Documentary follows seven ladies who try and enter California’s authorized hashish market

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“With excessive government oversight and regulations that favor well-funded corporations, these trailblazers risk everything to fight for a piece of the ‘American Dream’ in the market they helped create.”

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Dec 31, 2021December 31, 20212 minutes read Join the conversation Filmed between 2017 and 2019, the documentary offers a window into the challenges faced by the women and the emergence of the legal market in California. Filmed between 2017 and 2019, the documentary offers a window into the challenges faced by the women and the emergence of the legal market in California. Photo by Lady Bud’s Instagram

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Lady Buds is a new documentary that follows seven women in California — farmers, entrepreneurs and activists — that attempt to navigate the state’s regulations and compete with corporate behemoths in the regulated market.

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“In my film, you explore the challenges of the entire supply chain with the women who are directly engaged in it. I like to make films that I want to see, so I want to see more women in the positions of power in roles that are very positive,” Russo said.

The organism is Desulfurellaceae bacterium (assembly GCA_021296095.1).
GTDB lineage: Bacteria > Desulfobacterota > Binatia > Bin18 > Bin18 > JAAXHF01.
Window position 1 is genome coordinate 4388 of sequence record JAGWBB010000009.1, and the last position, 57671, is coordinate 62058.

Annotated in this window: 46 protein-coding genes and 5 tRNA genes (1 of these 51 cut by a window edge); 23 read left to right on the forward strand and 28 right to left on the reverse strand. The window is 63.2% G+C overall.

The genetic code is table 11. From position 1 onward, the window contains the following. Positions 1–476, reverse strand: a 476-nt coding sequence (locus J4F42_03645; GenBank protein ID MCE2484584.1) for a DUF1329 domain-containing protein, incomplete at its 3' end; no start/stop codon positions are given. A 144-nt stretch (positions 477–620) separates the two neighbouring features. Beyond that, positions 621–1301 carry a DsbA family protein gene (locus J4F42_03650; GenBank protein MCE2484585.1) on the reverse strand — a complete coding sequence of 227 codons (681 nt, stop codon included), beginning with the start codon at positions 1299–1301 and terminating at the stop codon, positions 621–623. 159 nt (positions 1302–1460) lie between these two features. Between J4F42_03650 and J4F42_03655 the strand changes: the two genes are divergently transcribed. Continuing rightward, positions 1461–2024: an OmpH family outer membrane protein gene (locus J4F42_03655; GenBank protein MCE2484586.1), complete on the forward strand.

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The 96-minute doc, which was screened at the Guelph Film Festival last month, “features second-generation cannabis farmer Chiah Rodriques, 72-year old African-American retired Catholic school principal turned dispensary owner Sue Taylor, Latinx queer activist Felicia Carbajal, serial entrepreneur Karyn Wagner, and Humboldt elders The Bud Sisters.”

And though it marks the feature length film for Russo, her award-winning short films have been broadcast on Showtime, Netflix, and PBS, among other networks.

Earlier this year, PBS broadcast the The Cannabis Question, a 60-minute episode of Nova, a popular science show that has been airing since 1974.

The episode investigated the research around the potential benefits and harms of using cannabis to treat conditions like seizures, autism, and insomnia, as well as the implications of the regulatory patchwork in US, where some states still maintain a complete prohibition on the plant.

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